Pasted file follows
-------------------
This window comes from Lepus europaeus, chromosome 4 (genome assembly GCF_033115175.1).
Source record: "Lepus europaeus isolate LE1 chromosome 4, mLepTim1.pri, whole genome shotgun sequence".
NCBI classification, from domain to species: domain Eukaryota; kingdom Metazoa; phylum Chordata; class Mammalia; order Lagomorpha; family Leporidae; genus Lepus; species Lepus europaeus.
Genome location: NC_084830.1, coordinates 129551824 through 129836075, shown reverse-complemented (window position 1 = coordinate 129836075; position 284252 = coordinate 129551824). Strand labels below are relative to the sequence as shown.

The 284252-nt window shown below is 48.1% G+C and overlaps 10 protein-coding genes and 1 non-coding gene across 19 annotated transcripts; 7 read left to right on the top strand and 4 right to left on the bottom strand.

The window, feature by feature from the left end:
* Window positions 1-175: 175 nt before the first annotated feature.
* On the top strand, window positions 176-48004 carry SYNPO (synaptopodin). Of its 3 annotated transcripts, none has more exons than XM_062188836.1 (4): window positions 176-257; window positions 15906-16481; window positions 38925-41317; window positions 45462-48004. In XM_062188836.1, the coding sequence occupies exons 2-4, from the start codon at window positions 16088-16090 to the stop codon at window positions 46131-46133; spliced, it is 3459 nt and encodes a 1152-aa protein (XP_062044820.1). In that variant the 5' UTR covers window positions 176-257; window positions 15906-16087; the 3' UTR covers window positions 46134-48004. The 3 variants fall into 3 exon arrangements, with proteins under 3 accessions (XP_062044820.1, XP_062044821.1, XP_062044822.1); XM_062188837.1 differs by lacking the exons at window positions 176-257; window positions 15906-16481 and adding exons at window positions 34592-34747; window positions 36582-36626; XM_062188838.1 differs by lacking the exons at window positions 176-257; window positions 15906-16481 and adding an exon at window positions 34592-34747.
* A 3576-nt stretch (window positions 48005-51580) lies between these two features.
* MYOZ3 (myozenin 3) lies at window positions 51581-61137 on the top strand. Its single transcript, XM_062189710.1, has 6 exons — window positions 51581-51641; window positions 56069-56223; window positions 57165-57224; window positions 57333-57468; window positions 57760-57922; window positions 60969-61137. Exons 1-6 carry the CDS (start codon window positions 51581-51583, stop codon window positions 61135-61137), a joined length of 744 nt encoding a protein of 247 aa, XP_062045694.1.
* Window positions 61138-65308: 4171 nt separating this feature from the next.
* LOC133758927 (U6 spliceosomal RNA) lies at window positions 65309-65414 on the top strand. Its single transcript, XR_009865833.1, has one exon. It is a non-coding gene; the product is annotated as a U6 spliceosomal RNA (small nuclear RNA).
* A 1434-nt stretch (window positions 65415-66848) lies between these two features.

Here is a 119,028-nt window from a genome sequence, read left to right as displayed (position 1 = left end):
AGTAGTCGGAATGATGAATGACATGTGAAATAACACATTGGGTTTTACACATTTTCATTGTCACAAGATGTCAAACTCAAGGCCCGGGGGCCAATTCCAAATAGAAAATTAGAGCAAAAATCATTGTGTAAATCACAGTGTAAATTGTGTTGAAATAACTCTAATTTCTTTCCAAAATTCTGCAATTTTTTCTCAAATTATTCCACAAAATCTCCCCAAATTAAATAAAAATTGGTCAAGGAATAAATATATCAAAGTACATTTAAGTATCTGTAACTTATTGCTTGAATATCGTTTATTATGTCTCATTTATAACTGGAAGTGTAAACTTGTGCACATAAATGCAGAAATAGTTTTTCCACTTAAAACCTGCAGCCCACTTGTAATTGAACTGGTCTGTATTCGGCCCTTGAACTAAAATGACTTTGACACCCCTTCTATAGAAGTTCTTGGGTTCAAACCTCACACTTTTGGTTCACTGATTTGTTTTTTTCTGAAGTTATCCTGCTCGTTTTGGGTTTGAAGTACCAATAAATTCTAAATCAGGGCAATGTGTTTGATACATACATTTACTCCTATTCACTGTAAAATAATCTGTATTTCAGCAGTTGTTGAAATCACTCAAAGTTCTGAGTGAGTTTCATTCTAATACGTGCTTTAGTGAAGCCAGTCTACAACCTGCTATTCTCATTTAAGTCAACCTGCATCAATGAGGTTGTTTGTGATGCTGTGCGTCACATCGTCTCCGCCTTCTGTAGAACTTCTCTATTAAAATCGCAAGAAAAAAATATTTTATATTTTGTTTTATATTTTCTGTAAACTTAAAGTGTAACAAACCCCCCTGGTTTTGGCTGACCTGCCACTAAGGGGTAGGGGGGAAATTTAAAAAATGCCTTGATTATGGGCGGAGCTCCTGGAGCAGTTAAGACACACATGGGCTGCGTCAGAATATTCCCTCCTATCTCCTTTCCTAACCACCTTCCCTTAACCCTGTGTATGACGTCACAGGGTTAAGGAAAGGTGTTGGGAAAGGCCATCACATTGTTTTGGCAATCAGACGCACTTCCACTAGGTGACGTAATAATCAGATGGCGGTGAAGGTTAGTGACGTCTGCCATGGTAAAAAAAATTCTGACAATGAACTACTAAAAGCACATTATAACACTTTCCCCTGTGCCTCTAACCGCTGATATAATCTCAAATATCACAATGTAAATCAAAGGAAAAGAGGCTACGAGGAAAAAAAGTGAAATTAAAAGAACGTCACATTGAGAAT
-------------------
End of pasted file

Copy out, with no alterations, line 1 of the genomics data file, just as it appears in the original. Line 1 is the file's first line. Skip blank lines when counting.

This window comes from Lepus europaeus, chromosome 4 (genome assembly GCF_033115175.1).